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How to migrate on-premises servers to Azure using Azure Site Recovery?

Do you want to migrate your on-premises company workloads to the Azure cloud? And do you want to make sure you make the most of this new cloud environment, even during major IT outages? In this blog, we’ll discuss how to use Azure Site Recovery to migrate your on-premises machines to Microsoft Azure.

1. How to deploy your configuration server? 

In this scenario, an Azure Site Recovery configuration server is deployed in VMware, Microsoft Azure Hyper V or as a physical server to sync the VM data to Azure. This configuration server will be connected to a Recovery Services Vault in Azure. This way, it is possible to fail over on-premises machines to Azure with minimal downtime.

Before failover, the following resources must be deployed in Azure:

  • Recovery Service Vault: VMs will be addn ied to this vault. Here you can manage their properties and initiate the failover.
  • Virtual Network: After failover, the VMs in Azure will be joined to this network.

Windows VMs starting from Windows Server 2008 SP2 can be moved to Azure. Linux machines are also supported. For a complete list of supported OSes, check here.

2. How to sync your configuration server?

When you have deployed and configured your server, open the Azure Portal and navigate to the Recovery Services Vault. You can now add the severs that need to be migrated. Once added, your servers will be synced to a cache storage account. So the server can stay online at the on-premises environment while the changes are constantly being written to Azure. The initial sync may take some time depending on your internet connection. Azure Site Recovery will replicate data over a public endpoint (internet). It is also possible to throttle the bandwidth of the configuration server in order to minimize impact on your company network.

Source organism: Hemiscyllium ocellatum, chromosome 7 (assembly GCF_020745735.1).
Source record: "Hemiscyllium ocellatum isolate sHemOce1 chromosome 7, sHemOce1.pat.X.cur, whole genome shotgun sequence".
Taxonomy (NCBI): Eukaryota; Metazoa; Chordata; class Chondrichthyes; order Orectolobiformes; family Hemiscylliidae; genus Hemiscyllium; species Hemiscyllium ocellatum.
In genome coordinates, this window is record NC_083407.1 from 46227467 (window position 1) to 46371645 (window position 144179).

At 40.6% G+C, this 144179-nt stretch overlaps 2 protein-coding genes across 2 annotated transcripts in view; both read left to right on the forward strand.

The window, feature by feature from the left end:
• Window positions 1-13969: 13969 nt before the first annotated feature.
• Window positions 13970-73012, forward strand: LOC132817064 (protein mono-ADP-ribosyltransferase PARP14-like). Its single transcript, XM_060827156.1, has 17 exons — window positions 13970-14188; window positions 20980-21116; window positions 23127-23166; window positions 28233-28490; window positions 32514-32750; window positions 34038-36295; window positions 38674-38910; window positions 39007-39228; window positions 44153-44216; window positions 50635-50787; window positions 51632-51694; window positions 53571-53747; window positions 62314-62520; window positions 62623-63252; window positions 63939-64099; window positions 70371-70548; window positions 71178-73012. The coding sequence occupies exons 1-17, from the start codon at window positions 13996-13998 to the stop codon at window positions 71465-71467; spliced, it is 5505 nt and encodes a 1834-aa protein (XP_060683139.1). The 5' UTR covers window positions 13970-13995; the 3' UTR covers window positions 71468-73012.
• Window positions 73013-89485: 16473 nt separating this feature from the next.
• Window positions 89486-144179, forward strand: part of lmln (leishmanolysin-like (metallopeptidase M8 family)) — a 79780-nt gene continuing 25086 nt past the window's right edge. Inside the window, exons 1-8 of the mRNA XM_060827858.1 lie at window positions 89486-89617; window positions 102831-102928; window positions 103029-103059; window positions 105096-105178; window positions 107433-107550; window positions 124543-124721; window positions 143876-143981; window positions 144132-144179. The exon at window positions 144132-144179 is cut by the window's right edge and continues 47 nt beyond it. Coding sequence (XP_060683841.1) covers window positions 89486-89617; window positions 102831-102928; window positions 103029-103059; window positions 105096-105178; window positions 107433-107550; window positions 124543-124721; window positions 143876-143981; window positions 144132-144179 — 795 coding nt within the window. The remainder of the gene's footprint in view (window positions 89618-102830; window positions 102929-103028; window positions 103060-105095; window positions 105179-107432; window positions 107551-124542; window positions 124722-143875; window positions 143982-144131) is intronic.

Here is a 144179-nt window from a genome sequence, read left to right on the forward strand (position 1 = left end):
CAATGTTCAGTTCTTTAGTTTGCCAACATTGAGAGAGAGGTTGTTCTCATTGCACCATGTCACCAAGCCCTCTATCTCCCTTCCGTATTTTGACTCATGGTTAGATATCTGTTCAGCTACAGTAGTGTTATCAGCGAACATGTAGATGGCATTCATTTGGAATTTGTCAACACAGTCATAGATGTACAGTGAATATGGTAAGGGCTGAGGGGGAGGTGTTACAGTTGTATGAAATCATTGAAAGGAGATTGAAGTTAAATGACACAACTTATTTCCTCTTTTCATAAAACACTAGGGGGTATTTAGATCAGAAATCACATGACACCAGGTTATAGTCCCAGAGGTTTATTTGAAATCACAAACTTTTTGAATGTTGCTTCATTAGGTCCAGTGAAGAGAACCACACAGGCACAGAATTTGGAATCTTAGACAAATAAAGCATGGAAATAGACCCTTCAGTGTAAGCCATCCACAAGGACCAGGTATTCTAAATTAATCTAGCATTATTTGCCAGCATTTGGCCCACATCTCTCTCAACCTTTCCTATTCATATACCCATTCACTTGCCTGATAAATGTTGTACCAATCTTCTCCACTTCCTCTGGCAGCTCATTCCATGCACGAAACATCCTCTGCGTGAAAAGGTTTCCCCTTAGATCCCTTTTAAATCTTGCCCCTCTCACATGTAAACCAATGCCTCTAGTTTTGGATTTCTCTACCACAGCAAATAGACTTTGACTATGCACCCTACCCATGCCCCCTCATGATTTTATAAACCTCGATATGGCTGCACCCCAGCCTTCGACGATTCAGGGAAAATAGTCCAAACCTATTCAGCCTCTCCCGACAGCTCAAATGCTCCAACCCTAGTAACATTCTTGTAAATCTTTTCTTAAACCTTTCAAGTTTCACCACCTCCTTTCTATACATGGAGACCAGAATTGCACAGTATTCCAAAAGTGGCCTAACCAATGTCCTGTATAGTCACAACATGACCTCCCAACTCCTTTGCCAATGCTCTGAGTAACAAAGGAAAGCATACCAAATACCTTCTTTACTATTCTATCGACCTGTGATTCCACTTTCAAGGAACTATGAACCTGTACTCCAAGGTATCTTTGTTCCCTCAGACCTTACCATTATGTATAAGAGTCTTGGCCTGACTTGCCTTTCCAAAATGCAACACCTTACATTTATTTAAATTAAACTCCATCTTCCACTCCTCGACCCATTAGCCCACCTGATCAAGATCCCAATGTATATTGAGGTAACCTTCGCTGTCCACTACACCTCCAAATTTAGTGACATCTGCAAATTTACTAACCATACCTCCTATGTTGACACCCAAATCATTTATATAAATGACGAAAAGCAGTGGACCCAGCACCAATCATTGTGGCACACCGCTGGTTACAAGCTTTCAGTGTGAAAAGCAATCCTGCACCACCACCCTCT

The infrastructure will look like this:

3. How to perform your migration?

There are different options to perform the failover. You can shut down the source server (on-premises) before triggering the failover. Depending on the Recovery Point option you have chosen, Site Recovery will or will not sync your most recent changes and create the VM in Azure.

You have four Recovery Point options when performing the migration:

  1. Latest Processed (low RTO): The VM will be failed over to the latest recovery point that is processed by Site Recovery. This is the fastest failover option (low Recovery Time Objective), because no time is spent on processing the latest data changes.
  2. Latest (lowest RPO): This option processes all the data sent to Recovery Site before failover. This provides the lowest Recovery Point Objective because the VM will only be created in Azure after all the data was replicated to Site Recovery.
  3. Latest App-Consistent: The VM will be failed over to the latest app-consistent recovery point that I processed by Site Recovery.
  4. Custom: Here you can specify the Recovery point yourself.

Once your server is migrated to Azure, you can disable or remove the server from your on-premises environment. If there are issues with the VM in Azure, it is possible to revert the process and bring the VM back to the on-premises datacenter. These options are also provided in the same Site Recovery Vault.

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Categories: Azure, Cloud

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